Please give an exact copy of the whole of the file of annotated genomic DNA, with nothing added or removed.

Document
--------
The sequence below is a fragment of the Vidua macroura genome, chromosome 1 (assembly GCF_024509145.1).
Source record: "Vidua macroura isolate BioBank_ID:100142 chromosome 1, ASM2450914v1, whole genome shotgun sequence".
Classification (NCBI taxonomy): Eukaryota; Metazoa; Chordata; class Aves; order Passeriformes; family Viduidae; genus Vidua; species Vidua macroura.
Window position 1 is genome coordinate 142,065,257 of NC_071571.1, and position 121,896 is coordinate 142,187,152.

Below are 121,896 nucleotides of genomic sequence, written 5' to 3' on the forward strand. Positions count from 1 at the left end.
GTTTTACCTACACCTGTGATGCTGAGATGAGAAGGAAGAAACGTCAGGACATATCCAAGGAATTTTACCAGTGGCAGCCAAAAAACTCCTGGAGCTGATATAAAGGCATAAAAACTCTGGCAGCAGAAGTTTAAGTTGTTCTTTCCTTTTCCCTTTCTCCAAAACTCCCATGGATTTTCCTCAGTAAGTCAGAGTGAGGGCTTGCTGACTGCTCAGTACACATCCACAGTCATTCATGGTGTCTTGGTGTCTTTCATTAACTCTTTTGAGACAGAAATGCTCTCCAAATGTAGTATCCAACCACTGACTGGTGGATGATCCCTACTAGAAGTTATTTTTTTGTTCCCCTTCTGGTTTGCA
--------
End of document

The sequence below is a fragment of the Vidua macroura genome, chromosome 1 (assembly GCF_024509145.1).
Source record: "Vidua macroura isolate BioBank_ID:100142 chromosome 1, ASM2450914v1, whole genome shotgun sequence".
Classification (NCBI taxonomy): Eukaryota; Metazoa; Chordata; class Aves; order Passeriformes; family Viduidae; genus Vidua; species Vidua macroura.
Window position 1 is genome coordinate 142,065,257 of NC_071571.1, and position 121,896 is coordinate 142,187,152.

Below are 121,896 nucleotides of genomic sequence, written 5' to 3' on the forward strand. Positions count from 1 at the left end.
GTTTTACCTACACCTGTGATGCTGAGATGAGAAGGAAGAAACGTCAGGACATATCCAAGGAATTTTACCAGTGGCAGCCAAAAAACTCCTGGAGCTGATATAAAGGCATAAAAACTCTGGCAGCAGAAGTTTAAGTTGTTCTTTCCTTTTCCCTTTCTCCAAAACTCCCATGGATTTTCCTCAGTAAGTCAGAGTGAGGGCTTGCTGACTGCTCAGTACACATCCACAGTCATTCATGGTGTCTTGGTGTCTTTCATTAACTCTTTTGAGACAGAAATGCTCTCCAAATGTAGTATCCAACCACTGACTGGTGGATGATCCCTACTAGAAGTTATTTTTTTGTTCCCCTTCTGGTTTGCA